2001 Findings on the Worst Forms of Child Labor - Uzbekistan
|Publisher||United States Department of Labor|
|Author||Bureau of International Labor Affairs|
|Publication Date||7 June 2002|
|Cite as||United States Department of Labor, 2001 Findings on the Worst Forms of Child Labor - Uzbekistan, 7 June 2002, available at: http://www.refworld.org/docid/48c8c9fc2b.html [accessed 9 October 2015]|
Government Policies and Programs to Eliminate the Worst Forms of Child Labor
An education reform program began in 1997 that includes provisions for increasing the length of compulsory education and improved pre-professional training. UNICEF is implementing education sector projects that particularly benefit children with disabilities and aim to create safe school environments.
Incidence and Nature of Child Labor
In 2000, UNICEF estimated that 23.4 percent of children between the ages of 5 and 15 in Uzbekistan were working. Children work in agriculture in rural areas, where large-scale, compulsory mobilization of children to help with cotton harvests has been reported. Schools allegedly close in rural areas to allow for child labor during the cotton harvest. Various nongovernmental organizations have reported that incidents of sexual exploitation of young women are increasing, although exact numbers are not available. Girls and young women are trafficked within Uzbekistan, and to Turkey, the Persian Gulf, and South Korea, for the purposes of sexual exploitation.
Education is compulsory for nine years. In 1998, the gross primary enrollment rate was 99.6 percent, and the net primary enrollment rate was 87.8 percent. Primary school attendance rates are unavailable for Uzbekistan. While enrollment rates indicate a level of commitment to education, they do not always reflect children's participation in school. Declining enrollment and high dropout, repetition, and absenteeism rates in both primary and secondary schools have been reported.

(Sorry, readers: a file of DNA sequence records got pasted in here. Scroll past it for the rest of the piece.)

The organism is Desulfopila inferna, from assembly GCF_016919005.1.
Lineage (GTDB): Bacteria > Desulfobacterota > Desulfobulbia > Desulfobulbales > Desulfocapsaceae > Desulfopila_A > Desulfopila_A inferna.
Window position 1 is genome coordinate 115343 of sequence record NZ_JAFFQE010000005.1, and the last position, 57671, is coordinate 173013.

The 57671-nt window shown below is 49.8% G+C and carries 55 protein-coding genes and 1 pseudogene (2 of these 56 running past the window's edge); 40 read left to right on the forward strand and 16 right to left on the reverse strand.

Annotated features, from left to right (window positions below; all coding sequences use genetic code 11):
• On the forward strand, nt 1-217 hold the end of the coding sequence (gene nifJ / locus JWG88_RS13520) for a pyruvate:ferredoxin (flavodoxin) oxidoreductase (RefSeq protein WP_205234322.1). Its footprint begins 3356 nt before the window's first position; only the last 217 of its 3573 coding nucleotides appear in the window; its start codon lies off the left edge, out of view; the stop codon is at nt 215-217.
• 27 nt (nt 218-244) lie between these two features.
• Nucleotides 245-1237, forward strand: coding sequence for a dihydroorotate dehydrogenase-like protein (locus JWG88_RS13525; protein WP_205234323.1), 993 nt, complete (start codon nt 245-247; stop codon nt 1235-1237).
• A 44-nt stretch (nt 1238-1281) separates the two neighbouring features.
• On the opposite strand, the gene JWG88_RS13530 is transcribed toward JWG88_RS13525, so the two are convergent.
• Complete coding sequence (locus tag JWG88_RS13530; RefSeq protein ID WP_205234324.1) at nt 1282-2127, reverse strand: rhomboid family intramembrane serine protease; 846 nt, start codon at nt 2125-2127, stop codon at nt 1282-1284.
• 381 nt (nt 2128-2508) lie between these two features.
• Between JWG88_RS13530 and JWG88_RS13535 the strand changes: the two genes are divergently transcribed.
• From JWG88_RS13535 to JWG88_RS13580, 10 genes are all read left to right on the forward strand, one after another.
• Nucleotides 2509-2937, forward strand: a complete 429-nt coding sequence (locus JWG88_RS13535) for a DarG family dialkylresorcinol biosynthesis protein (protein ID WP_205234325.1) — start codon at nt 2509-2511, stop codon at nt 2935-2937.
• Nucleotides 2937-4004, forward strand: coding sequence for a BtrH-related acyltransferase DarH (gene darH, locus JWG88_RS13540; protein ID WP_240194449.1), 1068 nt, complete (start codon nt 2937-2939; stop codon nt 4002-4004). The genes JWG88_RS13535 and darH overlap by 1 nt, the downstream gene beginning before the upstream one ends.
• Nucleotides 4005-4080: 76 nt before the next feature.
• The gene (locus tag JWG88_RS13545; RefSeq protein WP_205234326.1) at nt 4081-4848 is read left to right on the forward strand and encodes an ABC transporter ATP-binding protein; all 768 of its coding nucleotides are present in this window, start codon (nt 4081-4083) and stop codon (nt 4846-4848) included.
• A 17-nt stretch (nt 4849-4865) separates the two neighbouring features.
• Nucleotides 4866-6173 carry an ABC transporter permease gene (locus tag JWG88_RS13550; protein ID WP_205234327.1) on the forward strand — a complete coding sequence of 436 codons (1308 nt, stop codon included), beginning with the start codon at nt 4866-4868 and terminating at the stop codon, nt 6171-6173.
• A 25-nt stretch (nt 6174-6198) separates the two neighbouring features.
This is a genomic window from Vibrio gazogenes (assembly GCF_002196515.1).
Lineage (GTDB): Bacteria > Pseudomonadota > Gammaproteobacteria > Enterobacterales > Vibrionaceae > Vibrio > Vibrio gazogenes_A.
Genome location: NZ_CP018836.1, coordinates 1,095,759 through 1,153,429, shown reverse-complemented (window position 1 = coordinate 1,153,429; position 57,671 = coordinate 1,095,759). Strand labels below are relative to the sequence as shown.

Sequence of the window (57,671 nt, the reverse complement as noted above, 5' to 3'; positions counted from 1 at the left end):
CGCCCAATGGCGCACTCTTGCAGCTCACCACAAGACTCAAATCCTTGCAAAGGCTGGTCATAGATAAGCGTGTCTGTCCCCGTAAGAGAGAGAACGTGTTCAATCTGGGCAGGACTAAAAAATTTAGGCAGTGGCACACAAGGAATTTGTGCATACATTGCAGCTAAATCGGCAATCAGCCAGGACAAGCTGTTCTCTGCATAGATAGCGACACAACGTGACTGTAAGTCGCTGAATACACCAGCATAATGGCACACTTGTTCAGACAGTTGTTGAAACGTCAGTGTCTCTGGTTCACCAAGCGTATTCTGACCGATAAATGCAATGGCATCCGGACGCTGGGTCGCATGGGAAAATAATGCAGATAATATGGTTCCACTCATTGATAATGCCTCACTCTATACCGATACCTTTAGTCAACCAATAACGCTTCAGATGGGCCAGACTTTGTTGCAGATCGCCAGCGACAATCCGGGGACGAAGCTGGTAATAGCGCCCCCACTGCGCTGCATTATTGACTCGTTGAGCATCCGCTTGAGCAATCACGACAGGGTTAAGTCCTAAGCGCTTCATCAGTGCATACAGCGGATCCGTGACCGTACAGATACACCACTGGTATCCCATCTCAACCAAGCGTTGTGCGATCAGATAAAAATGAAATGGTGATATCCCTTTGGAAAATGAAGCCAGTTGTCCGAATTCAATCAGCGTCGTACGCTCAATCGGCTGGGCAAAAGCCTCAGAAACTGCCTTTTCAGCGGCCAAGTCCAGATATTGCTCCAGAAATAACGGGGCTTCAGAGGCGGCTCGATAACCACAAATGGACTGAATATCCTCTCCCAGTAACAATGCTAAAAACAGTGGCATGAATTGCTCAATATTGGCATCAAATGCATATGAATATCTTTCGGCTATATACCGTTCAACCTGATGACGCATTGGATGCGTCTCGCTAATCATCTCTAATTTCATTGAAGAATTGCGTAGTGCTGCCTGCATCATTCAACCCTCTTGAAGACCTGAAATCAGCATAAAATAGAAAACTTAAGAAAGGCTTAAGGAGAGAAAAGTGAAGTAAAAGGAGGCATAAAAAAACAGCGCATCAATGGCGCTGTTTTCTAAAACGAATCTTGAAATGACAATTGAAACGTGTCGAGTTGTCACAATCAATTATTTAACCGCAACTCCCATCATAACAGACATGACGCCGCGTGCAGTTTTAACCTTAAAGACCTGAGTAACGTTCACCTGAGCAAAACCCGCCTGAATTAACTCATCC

Child Labor Laws and Enforcement
The Labor Code sets the minimum age for employment at 16 years, although students at age 14 may perform light work after school hours in limited, non-hazardous occupations. The Labor Code also prohibits children less than 18 years of age from working under unfavorable labor conditions and establishes limited work hours for minors. The Constitution prohibits forced labor except when fulfilling a court sentence. The Criminal Code prohibits the abduction and recruitment of children for the purposes of exploitation. Prostitution is punishable under the Administrative Code. Uzbekistan has not ratified either ILO Convention 138 or ILO Convention 182.
 UNICEF, Multiple Indicator Cluster Survey, Republic of Uzbekistan, December 5, 2000 at http://www.childinfo.org/mics2/natlmicsrepz/uzbekistan/uzba_mics_report_final%20%20.pdf on 1/4/02 at 11.
 UNICEF, Sub-Regional Programme for Afghanistan, Pakistan, Tajikistan, Turkmenistan, Uzbekistan and Iran, October 2001-March 2002, at http://www.unicef.org/emerg/Country/Afghanistan/SubReg0110.htm on 10/24/01.